I've had the pleasure of climbing with two of my former NOLS instructors since graduating from the school in May. Adam Swisher and I realized a shared passion for one of the East Coast's best climbing areas: Seneca Rocks, West Virginia. I met him there shortly after my course and, with my new technical skills, I was psyched to lead up an iconic route that I've long had my eye on but previously lacked the confidence and ability to climb.
And then in Missoula, after hastily departing the smoky environs of Glacier, Josh and I planned a climbing trip up a feature that he had long wanted to climb, the Shoshone Spire in the Selway-Bitterroot Wilderness. Besides the great setting and impressive faces of rock, the two climbs shared one other important thing in common: NOLS instructors have a tendency of sandbagging the hell out of their former students!
sandbag (verb) - to understate the difficulty of a particular climb; to imply a climb is easier than it really is. Origins: adding a "sandbag" (or beer) to a partner's pack whilst hiking, thus making it harder than necessary.
|Shoshone Spire is on the right. Our route went up the left side and on the visible face.|
P1: start with a series of cracks starting near the west arete. There are many possible choices, but the left-most splitter is probably the easiest and great climbing. Continue until your rope runs out and belay from a tree.
Sounds pretty straightforward right? I thought so too. And looking at the route from below it didn't seem all that bad.
It. Was. Awful. But possibly in a good way. Definitely "Type 2" fun, the kind of experience that sucks pretty bad in the midst of things but that you can look back upon somewhat fondly, but only from the safety of a coffeeshop or with beers and buddies gathered around and far removed from the more miserable station in life that originated the story.
I consider myself a fairly solid 5.6 or maybe 5.7 lead climber, comfortable with exposure and runout at that grade. I'm guessing that after I rounded the corner of the straightforward stuff we could see from the ground that things started to trend toward 5.8 and maybe 5.9. My legs started to shake in the "sewing machine" familiar to climbers nervous or tired (I was both). I had to fumble with placing protective gear from awkward stances. My mouth went dry from fear and exertion. Twice my feet cut out without warning from tiny lichen crusted nubbins of granite and I was saved only by bleeding knuckles crammed into cracks for purchase on the rock. None of this is unfamiliar to more experienced climbers, but I was definitely in a fight with the hardest climb of my life. When I finally made it to the tree (it was the most glorious tree I ever saw!) I was frazzled mentally and physically, having operated at redline for 160 feet of hell. Josh, a much better climber than I, arrived at the belay station and announced "that was a hard pitch." No shit.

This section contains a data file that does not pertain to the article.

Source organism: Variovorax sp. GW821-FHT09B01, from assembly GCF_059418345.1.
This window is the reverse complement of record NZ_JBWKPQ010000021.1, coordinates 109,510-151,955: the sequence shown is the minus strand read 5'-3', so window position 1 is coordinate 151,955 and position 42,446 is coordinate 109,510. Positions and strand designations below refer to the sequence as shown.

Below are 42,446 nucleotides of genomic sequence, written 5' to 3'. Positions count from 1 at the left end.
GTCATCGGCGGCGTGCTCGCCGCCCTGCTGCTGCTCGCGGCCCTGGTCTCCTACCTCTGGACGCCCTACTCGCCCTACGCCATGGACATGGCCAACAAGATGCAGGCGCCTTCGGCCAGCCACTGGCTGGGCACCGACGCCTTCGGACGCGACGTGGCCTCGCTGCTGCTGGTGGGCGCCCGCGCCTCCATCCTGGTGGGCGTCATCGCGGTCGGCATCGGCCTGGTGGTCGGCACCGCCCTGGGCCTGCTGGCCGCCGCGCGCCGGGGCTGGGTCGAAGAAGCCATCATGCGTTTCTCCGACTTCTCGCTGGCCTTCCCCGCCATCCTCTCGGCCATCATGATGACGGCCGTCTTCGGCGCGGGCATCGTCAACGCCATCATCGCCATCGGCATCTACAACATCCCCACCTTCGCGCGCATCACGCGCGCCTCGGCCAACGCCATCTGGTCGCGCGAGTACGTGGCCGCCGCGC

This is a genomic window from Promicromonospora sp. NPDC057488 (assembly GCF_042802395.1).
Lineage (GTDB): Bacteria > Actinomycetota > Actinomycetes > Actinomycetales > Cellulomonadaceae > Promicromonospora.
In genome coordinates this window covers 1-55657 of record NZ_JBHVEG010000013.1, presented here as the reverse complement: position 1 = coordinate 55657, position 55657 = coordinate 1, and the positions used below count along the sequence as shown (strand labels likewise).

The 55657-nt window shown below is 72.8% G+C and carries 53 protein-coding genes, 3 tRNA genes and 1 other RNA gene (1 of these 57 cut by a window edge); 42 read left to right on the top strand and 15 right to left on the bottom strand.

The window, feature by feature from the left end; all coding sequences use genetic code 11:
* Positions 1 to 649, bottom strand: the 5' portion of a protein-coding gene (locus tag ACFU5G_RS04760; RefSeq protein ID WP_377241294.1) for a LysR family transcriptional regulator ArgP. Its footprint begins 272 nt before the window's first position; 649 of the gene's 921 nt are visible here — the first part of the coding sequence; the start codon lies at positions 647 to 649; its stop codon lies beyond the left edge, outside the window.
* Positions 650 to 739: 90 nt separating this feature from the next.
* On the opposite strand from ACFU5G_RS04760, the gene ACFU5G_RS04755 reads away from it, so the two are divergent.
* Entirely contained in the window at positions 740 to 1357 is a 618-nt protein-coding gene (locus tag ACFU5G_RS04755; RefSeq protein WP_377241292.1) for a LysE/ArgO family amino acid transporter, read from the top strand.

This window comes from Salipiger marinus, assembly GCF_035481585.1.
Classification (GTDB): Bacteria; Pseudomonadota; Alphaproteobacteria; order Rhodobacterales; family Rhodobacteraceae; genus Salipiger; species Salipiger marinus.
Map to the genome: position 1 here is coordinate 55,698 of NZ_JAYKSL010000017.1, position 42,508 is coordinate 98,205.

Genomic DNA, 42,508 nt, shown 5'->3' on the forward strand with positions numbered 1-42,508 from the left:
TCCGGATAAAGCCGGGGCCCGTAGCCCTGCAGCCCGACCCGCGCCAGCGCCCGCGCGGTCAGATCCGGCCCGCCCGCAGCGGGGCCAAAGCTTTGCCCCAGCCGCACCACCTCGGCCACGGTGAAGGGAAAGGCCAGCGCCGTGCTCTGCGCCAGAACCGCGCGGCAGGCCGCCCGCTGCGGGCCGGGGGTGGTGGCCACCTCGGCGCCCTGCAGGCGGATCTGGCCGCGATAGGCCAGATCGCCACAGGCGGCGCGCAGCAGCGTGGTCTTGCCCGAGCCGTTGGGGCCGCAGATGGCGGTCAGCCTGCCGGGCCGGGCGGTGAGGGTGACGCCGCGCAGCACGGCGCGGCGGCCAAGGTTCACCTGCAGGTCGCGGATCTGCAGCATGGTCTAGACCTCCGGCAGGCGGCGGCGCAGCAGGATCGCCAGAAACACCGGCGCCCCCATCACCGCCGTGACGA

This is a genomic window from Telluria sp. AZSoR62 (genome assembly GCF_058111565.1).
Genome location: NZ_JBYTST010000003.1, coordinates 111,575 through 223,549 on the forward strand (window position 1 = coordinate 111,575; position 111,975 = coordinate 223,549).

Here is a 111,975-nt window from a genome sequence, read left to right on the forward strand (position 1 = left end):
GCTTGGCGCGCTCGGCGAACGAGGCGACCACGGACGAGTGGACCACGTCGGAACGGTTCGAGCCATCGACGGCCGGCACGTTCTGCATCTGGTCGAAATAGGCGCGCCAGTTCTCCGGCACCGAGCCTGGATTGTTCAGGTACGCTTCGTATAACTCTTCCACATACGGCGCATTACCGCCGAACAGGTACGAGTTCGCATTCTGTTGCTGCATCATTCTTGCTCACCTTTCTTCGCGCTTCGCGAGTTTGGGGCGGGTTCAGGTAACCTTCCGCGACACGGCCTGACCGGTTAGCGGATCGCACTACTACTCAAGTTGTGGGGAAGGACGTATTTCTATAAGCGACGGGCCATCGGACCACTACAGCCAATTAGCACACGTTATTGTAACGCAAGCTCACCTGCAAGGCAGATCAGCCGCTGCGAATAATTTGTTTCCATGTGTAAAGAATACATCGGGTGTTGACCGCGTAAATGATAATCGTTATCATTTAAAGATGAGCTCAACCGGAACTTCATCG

He took over the leading duties on the harder pitches (yes, things did get more difficult). If I thought my climbing was bold, Josh dealt with more exposure, more dirty lichen, and flaring cracks that didn't offer solid purchase for hands, feet, or protective gear. Heady climbing. I had to yank on quite a bit of the gear to haul myself upward, exhausted from my previous battle. But we made the top. The views were worthwhile and it was a great adventure with a good friend. I think that we grow the most from those situations in which we are challenged nearly to our limits and come out on top. I don't prefer to operate at that level of intensity every time I go out, but I feel it's needed just every so often to keep us humble and better able to handle stressors in the future, like a workout for both brain and body.
|Josh on top!|
After Josh and I parted ways in Idaho, I lingered to backpack and scramble around the Sawtooths. Following a terrific week in the mountains, I returned to Montana with a couple objectives in mind. First was to check out Bozeman's Museum of the Rockies, renowned for its dinosaur exhibits. Montana State University has Dr. John Horner on staff, a forerunner in the field of paleontology, a leading proponent of the "warm blooded and feathers" theory of dinosaurs, and the technical advisor on all of the Jurassic Park films. And yes, I do have a bit of a man-crush on Dr. Horner. Before I decided on the Coast Guard I toyed with the idea of becoming a paleontologist, but what kid isn't enthralled by dinosaurs?
|Not three species, but the progression from juvenile (spikes) to mature adult (dome) of Pachycephalosaurus|
|The club-like tailbone of an Ankylosaurus|
|Triceratops' skulls are so dense and bony that they are unusually well preserved|
|The big boy himself - Tyrannosaurus Rex! Although Dr. Horner was one of the first to suggest he was just an overgrown vulture, scavenging the kills of other predators and scaring them off with his size.|
|A clutch of dinosaur eggs|
|The vicious claw of a Deinonychus, a predecessor to the famous Velociraptor!|
|Where the magic happens - a part of Dr. Horner's working lab. I think they made the dinosaurs for Jurassic Park in the back...|
My second objective for my time in Montana was a drive along the Beartooth Byway, one of the highest (it tops out at 11,000ft!) and most scenic drives in the country. While it does dip down into Wyoming for part of its length, the towns at the beginning and end are both in Montana.
|Beartooth Scenic Byway|